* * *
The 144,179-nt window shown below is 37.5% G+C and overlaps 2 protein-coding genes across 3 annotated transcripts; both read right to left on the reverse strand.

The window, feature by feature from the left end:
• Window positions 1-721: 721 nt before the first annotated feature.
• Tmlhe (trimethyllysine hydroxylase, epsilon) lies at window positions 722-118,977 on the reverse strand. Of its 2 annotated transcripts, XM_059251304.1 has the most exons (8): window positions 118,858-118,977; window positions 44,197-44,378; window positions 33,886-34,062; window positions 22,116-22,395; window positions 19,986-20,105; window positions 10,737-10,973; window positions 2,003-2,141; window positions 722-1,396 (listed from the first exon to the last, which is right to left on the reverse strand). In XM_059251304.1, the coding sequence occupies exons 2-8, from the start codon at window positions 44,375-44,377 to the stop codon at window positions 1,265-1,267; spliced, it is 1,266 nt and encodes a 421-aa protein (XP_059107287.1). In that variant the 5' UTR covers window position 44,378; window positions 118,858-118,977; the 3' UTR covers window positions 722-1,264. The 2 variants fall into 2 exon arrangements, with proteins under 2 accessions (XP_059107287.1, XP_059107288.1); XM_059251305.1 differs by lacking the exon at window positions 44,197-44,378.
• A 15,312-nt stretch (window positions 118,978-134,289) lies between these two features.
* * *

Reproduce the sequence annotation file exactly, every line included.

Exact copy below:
The 144,179-nt window shown below is 37.5% G+C and overlaps 2 protein-coding genes across 3 annotated transcripts; both read right to left on the reverse strand.

The window, feature by feature from the left end:
• Window positions 1-721: 721 nt before the first annotated feature.
• Tmlhe (trimethyllysine hydroxylase, epsilon) lies at window positions 722-118,977 on the reverse strand. Of its 2 annotated transcripts, XM_059251304.1 has the most exons (8): window positions 118,858-118,977; window positions 44,197-44,378; window positions 33,886-34,062; window positions 22,116-22,395; window positions 19,986-20,105; window positions 10,737-10,973; window positions 2,003-2,141; window positions 722-1,396 (listed from the first exon to the last, which is right to left on the reverse strand). In XM_059251304.1, the coding sequence occupies exons 2-8, from the start codon at window positions 44,375-44,377 to the stop codon at window positions 1,265-1,267; spliced, it is 1,266 nt and encodes a 421-aa protein (XP_059107287.1). In that variant the 5' UTR covers window position 44,378; window positions 118,858-118,977; the 3' UTR covers window positions 722-1,264. The 2 variants fall into 2 exon arrangements, with proteins under 2 accessions (XP_059107287.1, XP_059107288.1); XM_059251305.1 differs by lacking the exon at window positions 44,197-44,378.
• A 15,312-nt stretch (window positions 118,978-134,289) lies between these two features.